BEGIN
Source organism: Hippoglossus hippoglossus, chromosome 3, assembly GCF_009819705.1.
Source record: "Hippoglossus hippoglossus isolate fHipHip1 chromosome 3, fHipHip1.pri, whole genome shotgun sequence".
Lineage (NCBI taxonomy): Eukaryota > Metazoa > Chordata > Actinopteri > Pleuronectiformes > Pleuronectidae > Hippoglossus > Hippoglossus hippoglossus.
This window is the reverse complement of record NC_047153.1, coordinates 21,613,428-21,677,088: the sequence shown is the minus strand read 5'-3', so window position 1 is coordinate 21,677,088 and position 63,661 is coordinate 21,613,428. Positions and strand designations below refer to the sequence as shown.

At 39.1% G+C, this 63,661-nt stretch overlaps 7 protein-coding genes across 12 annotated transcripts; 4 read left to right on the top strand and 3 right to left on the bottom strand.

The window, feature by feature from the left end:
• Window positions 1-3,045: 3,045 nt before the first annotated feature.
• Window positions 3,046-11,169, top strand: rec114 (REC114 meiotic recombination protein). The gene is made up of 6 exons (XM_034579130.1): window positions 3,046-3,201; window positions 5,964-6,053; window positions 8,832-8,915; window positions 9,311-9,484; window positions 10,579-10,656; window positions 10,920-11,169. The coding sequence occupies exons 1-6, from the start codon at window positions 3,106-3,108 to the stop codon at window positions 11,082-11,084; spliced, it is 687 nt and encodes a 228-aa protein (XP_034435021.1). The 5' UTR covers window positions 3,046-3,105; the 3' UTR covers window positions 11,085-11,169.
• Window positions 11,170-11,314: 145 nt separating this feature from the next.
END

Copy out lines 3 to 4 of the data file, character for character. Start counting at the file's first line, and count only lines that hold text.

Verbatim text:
Lineage (NCBI taxonomy): Eukaryota > Metazoa > Chordata > Actinopteri > Pleuronectiformes > Pleuronectidae > Hippoglossus > Hippoglossus hippoglossus.
This window is the reverse complement of record NC_047153.1, coordinates 21,613,428-21,677,088: the sequence shown is the minus strand read 5'-3', so window position 1 is coordinate 21,677,088 and position 63,661 is coordinate 21,613,428. Positions and strand designations below refer to the sequence as shown.